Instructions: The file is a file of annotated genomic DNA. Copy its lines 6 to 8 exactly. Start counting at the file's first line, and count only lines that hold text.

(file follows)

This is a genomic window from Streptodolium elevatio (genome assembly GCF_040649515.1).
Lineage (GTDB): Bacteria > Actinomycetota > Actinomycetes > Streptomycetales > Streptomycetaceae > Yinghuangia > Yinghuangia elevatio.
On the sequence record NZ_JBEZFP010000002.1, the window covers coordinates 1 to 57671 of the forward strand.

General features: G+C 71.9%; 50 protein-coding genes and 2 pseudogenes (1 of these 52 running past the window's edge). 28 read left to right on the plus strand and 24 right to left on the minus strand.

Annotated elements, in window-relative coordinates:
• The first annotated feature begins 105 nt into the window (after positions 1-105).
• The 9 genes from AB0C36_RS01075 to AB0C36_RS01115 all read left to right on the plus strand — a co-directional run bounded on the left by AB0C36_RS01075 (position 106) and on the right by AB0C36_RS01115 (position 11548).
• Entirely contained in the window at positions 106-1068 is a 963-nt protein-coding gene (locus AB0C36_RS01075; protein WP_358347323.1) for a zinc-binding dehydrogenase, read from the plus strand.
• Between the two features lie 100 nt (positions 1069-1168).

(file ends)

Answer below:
• The first annotated feature begins 105 nt into the window (after positions 1-105).
• The 9 genes from AB0C36_RS01075 to AB0C36_RS01115 all read left to right on the plus strand — a co-directional run bounded on the left by AB0C36_RS01075 (position 106) and on the right by AB0C36_RS01115 (position 11548).
• Entirely contained in the window at positions 106-1068 is a 963-nt protein-coding gene (locus AB0C36_RS01075; protein WP_358347323.1) for a zinc-binding dehydrogenase, read from the plus strand.